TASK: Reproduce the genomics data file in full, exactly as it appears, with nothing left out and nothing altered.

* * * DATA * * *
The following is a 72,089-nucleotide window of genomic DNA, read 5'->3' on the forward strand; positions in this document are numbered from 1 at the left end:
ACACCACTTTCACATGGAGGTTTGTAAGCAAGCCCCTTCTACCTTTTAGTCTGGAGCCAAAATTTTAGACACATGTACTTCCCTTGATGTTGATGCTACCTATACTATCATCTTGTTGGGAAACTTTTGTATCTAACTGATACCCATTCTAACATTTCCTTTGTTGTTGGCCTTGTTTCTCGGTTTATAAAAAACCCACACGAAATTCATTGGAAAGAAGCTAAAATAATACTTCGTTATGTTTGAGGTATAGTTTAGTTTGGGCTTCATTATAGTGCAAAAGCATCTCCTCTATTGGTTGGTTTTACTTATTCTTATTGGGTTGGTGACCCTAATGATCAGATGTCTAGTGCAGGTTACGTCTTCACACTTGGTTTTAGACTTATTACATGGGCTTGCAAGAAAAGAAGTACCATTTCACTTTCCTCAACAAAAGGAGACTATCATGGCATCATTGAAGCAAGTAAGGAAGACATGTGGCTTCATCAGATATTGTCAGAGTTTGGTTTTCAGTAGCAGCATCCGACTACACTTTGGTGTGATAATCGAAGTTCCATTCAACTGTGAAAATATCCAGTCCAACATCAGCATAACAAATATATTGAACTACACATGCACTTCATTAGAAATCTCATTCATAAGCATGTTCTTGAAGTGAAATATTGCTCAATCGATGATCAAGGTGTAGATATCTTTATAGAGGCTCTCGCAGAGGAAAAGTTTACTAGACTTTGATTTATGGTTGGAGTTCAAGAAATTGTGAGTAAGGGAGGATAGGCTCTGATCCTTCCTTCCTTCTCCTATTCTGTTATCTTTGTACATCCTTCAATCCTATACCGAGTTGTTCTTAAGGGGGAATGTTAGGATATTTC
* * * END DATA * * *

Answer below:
The following is a 72,089-nucleotide window of genomic DNA, read 5'->3' on the forward strand; positions in this document are numbered from 1 at the left end:
ACACCACTTTCACATGGAGGTTTGTAAGCAAGCCCCTTCTACCTTTTAGTCTGGAGCCAAAATTTTAGACACATGTACTTCCCTTGATGTTGATGCTACCTATACTATCATCTTGTTGGGAAACTTTTGTATCTAACTGATACCCATTCTAACATTTCCTTTGTTGTTGGCCTTGTTTCTCGGTTTATAAAAAACCCACACGAAATTCATTGGAAAGAAGCTAAAATAATACTTCGTTATGTTTGAGGTATAGTTTAGTTTGGGCTTCATTATAGTGCAAAAGCATCTCCTCTATTGGTTGGTTTTACTTATTCTTATTGGGTTGGTGACCCTAATGATCAGATGTCTAGTGCAGGTTACGTCTTCACACTTGGTTTTAGACTTATTACATGGGCTTGCAAGAAAAGAAGTACCATTTCACTTTCCTCAACAAAAGGAGACTATCATGGCATCATTGAAGCAAGTAAGGAAGACATGTGGCTTCATCAGATATTGTCAGAGTTTGGTTTTCAGTAGCAGCATCCGACTACACTTTGGTGTGATAATCGAAGTTCCATTCAACTGTGAAAATATCCAGTCCAACATCAGCATAACAAATATATTGAACTACACATGCACTTCATTAGAAATCTCATTCATAAGCATGTTCTTGAAGTGAAATATTGCTCAATCGATGATCAAGGTGTAGATATCTTTATAGAGGCTCTCGCAGAGGAAAAGTTTACTAGACTTTGATTTATGGTTGGAGTTCAAGAAATTGTGAGTAAGGGAGGATAGGCTCTGATCCTTCCTTCCTTCTCCTATTCTGTTATCTTTGTACATCCTTCAATCCTATACCGAGTTGTTCTTAAGGGGGAATGTTAGGATATTTC